Microglia express a variety of receptors that detect changes in their local environment, many of which are ligand-gated ion channels, including purinergic receptors, glutamate receptors, and other neurotransmitter gated channels (5–14). For example, microglial glutamate receptors include ionotropic receptors N-methyl-d-aspartic acid (NMDA), (S)-a-amino-3-hydroxy-5-methyl-4-isoxazolepropionic acid (AMPA), and kainic acid (KA) receptors in addition to metabotropic glutamate receptors. Many of these receptors are sensitive to microglial secretions acting in an autocrine manner. For instance, neurotransmitters can induce microglial glutamate release, which can then act back on microglia to induce more neurotransmitter release. Microglia express receptors for ATP and cultured microglia release ATP following application of glutamate. This release is prevented by AMPA receptor blockers but not NMDA receptor inhibitors and is dependent on PKC activation and release of Ca2+ from stores, but not on extracellular Ca2+ (15). This type of autocrine action of microglial secretions has been reported by various in vitro studies (8, 11, 15, 16) and it may provide positive feedback to allow rapid responses to danger signals and recruitment of surrounding microglia in vivo. However, there is also evidence that microglia express only some of these receptors in their resting condition. Upon activation, they increase their expression of some receptors and begin to express others de novo. For instance, microglial P2X4 purinoreceptor expression is increased both by lipopolysaccharide (LPS) treatment in vitro (17) and in spinal microglia following a peripheral nerve injury in vivo (5).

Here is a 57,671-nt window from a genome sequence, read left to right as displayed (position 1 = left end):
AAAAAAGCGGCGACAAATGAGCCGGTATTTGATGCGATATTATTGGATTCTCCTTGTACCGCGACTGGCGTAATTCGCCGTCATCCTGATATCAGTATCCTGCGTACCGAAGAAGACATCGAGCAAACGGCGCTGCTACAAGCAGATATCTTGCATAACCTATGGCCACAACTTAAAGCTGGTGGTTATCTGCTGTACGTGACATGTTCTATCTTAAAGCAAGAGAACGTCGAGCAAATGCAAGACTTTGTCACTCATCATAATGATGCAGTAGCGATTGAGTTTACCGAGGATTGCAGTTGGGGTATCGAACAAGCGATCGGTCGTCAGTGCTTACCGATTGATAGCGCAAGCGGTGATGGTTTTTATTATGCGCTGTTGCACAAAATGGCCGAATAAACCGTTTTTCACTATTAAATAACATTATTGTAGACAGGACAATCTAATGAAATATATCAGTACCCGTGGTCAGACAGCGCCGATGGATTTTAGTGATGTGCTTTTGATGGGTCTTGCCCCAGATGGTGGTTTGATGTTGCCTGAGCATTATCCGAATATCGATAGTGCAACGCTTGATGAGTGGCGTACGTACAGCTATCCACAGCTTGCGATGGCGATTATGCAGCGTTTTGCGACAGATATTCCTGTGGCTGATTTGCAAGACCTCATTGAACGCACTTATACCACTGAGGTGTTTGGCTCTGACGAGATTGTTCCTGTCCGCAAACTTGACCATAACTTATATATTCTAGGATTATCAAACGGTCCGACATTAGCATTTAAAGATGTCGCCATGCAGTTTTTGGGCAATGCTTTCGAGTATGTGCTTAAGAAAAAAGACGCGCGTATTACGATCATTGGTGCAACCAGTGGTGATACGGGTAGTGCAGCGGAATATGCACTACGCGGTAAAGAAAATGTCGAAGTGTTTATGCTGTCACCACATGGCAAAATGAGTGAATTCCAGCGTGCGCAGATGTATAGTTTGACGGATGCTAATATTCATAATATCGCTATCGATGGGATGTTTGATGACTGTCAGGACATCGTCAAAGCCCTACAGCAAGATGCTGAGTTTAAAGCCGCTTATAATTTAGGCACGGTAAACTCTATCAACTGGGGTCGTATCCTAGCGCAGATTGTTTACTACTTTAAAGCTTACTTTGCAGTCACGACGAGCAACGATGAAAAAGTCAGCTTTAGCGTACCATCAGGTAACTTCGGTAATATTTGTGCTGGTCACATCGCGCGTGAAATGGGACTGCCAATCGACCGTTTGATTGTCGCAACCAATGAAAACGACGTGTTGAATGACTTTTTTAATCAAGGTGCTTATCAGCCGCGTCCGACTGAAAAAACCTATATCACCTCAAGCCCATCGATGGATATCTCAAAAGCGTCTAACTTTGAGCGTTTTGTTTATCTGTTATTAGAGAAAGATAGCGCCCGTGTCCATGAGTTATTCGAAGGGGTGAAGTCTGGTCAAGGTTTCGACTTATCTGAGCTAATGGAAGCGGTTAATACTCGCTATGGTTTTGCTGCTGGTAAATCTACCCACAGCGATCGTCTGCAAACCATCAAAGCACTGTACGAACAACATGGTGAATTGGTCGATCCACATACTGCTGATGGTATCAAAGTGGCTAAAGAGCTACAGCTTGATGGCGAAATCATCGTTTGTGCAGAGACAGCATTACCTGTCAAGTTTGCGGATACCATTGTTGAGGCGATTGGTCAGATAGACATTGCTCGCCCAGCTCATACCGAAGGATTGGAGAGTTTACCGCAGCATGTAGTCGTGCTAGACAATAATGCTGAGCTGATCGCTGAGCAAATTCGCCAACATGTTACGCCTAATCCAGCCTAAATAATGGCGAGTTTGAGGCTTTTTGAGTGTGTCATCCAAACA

Among microglial receptors, P2X purinergic receptors have been extensively investigated due to their reported roles in microglial activation in various pathological conditions linked to injury and inflammation (5, 18–20). As distinct from P2Y receptors that are G-protein coupled, P2X receptors are cation-permeable ligand-gated ion channels that open in response to the binding of extracellular purines, such as ATP, which are thought to be released from damaged/degenerating neuronal tissue. In microglial cells, activation of these receptors results in entry of Ca2+, which subsequently causes various cellular responses associated with microglial function both in vitro and in vivo. For instance, several studies suggest a vital role for microglial P2X receptors (5, 21) in generating neuropathic pain following nerve injuries, although microglial P2Y receptors may also be involved (22, 23). Some reports have suggested involvement of P2X receptors in microglial cytokine release and P2Y receptors in microglial chemotaxis (24). As with other immune cells, P2X7 receptors have been implicated not only in microglial inflammatory responses and inflammasome activation (25) but also in microglial proliferation (26, 27). Genetic variants of P2X receptors are associated with neurodegenerative disease and appear to also play a role in microglial phagocytosis (28).